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What does the phrase "praise from Caesar" mean and where does it come from?

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4 Answers 4

up vote 11 down vote accepted

The full phrase is usually "Praise from Caesar is praise indeed".

The earliest I can find for the full phrase is 1903's The Smart Set: a Magazine of Cleverness, Volume 9:

oh but the champagne

The earliest I can find for the shorter phrase is 1876's Archaeologia Cantiana, Volume 10:

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It is something to win praise from Caesar, and to have that praise echoed by Shakespeare, but if we may say amicus Caesar we must, as a scientific body, proclaim magis arnica Veritas, and confess that we have no trace of Caesar's ...

The next is closer to our phrase's meaning, from 1889's New Englander and Yale review: Volume 50:

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This is the highest praise, and praise from Caesar, with no note of insularity.

It possibly originates from Horace's Satires 2.1.84 (30BC): iudice laudatus Caesare: "praised by such a judge as Caesar" but it may be coincidental.


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This is all well and good, but can the phrase not also be meant in a mildly sarcastic or at least, tongue in cheek sense? – Kevin D Nov 13 at 0:36

It means someone has given you a very great compliment, typically in a situation where a compliment would be hard to earn. Caesar was the ruler of Rome and at the time one of the most powerful rulers in the world. To be complimented by him was one of the greatest honors possible, thus the current meaning.

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I always enjoy a complimentary Caesar salad at a fine restaurant. – Randolf Richardson Oct 5 '11 at 17:20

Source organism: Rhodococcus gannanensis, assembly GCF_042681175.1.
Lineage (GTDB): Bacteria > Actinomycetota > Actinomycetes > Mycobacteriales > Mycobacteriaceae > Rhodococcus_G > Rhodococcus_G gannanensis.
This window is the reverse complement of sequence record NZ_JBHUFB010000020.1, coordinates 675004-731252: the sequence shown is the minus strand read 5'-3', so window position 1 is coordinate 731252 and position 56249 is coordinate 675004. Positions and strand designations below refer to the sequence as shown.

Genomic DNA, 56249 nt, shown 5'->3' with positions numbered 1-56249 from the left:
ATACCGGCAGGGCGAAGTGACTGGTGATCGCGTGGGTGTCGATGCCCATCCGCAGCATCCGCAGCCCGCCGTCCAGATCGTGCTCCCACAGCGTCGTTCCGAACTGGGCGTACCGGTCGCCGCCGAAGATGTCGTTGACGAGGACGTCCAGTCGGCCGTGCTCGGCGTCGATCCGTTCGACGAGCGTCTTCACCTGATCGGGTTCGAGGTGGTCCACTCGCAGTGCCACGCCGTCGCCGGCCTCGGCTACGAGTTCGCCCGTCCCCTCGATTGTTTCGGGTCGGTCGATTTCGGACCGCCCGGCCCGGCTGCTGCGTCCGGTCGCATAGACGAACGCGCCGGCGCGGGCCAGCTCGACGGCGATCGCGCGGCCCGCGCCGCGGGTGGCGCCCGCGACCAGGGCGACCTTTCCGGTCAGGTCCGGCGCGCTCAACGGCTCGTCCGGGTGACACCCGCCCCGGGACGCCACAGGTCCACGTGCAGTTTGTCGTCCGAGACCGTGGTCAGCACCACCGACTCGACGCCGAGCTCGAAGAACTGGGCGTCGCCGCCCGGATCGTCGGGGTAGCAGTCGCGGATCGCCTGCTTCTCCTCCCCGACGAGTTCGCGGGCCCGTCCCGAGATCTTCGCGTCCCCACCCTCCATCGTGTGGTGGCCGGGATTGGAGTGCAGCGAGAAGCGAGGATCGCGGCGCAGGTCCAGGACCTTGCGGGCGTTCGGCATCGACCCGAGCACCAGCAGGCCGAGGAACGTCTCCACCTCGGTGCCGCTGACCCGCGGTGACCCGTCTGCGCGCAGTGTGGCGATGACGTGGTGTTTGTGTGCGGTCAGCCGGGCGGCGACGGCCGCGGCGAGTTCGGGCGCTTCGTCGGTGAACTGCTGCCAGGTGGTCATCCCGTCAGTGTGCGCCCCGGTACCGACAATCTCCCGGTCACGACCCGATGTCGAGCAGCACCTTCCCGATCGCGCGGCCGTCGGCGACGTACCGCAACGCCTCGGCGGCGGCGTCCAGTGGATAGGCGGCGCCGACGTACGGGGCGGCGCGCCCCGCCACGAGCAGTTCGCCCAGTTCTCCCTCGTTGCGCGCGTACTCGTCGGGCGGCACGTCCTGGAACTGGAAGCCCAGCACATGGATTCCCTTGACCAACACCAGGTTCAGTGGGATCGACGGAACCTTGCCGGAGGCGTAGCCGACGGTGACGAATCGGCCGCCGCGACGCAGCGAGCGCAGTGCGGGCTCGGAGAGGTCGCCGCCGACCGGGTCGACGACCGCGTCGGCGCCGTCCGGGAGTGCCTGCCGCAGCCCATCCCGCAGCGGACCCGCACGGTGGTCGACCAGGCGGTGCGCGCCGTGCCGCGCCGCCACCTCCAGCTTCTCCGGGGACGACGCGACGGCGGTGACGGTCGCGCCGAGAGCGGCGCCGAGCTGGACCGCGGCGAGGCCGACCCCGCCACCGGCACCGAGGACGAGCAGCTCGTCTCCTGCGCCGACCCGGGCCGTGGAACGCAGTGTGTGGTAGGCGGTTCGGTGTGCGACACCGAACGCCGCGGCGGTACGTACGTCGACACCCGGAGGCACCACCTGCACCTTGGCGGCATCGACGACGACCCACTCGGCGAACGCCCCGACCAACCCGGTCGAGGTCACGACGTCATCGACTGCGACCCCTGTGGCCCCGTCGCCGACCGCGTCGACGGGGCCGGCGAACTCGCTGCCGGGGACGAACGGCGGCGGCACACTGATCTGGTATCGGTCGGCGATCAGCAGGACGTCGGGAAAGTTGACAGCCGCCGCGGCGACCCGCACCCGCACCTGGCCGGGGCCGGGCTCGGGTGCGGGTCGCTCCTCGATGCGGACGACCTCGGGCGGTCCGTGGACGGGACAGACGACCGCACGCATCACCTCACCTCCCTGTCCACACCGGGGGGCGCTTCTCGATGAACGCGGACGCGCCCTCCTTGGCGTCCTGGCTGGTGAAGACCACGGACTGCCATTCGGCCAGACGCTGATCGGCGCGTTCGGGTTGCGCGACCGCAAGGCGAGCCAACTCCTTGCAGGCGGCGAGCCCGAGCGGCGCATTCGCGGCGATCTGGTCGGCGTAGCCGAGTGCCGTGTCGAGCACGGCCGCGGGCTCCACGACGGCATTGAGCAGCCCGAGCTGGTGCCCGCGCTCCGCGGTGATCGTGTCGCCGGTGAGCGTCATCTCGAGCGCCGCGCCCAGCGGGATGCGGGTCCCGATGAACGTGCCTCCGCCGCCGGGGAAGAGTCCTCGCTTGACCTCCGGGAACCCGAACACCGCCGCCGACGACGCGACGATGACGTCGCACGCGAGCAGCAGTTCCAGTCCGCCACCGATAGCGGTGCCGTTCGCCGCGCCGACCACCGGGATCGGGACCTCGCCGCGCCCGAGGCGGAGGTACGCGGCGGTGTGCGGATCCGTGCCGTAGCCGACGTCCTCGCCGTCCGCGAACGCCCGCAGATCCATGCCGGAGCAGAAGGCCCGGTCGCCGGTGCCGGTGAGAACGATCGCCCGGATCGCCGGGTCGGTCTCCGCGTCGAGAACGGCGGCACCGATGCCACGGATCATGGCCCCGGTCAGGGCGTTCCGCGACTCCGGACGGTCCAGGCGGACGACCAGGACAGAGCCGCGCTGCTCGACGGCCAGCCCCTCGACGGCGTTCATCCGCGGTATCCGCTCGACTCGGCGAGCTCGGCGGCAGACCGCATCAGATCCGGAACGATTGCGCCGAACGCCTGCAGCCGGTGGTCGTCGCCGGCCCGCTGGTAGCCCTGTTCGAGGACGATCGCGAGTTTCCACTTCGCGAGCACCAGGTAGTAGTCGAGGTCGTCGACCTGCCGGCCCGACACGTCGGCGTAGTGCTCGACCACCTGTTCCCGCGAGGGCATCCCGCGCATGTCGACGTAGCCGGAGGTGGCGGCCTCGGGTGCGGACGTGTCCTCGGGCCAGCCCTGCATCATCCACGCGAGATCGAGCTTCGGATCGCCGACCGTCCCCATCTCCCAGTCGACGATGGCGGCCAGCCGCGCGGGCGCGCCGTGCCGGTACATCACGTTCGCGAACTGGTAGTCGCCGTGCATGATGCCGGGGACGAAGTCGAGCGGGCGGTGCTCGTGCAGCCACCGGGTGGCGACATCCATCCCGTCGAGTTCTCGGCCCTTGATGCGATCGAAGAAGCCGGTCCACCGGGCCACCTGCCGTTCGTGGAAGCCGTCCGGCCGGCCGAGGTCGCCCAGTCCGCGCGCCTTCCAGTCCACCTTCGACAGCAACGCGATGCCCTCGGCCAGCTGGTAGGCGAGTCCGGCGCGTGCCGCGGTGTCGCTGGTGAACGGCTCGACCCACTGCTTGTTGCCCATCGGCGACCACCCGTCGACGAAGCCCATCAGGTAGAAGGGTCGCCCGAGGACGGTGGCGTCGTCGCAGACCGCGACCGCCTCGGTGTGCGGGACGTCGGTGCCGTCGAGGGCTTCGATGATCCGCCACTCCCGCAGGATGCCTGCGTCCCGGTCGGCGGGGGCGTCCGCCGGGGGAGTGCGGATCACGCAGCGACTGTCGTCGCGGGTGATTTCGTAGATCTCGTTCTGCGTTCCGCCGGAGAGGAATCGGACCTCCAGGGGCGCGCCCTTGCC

Both Hugo's and this answer are useful, but I prefer this one because it answers the question sufficiently and succinctly. Hugo's certainly isn't wrong, and I appreciate the research and citations, but to me this question didn't need an encyclopedic response. – John Y Oct 5 '11 at 21:55

Praise from Caesar means praise on an action from the top person in that field.

Michael Jordan praising your basketball technique. Albert Einstein praising your scientific ability Pavarotti praise singing Etc Etc

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Do you have a link to support this? – Nicole Apr 21 at 12:48

After a battle Ceasar looked around and noticed an old Centerian, all bloodied, but still standing. He expressed his admiration for the old warrior's prowess. That's the praise you're talking about, when a young genuis compliments an old master.

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No, that's not what it means. – Matt E. Эллен Nov 14 '13 at 12:55
Blase Matthews, your spelling of both Caesar and Centurion are a little off and may have impeded any research you did. – Michael Owen Sartin Nov 14 '13 at 15:54

protected by tchrist Nov 14 at 13:56

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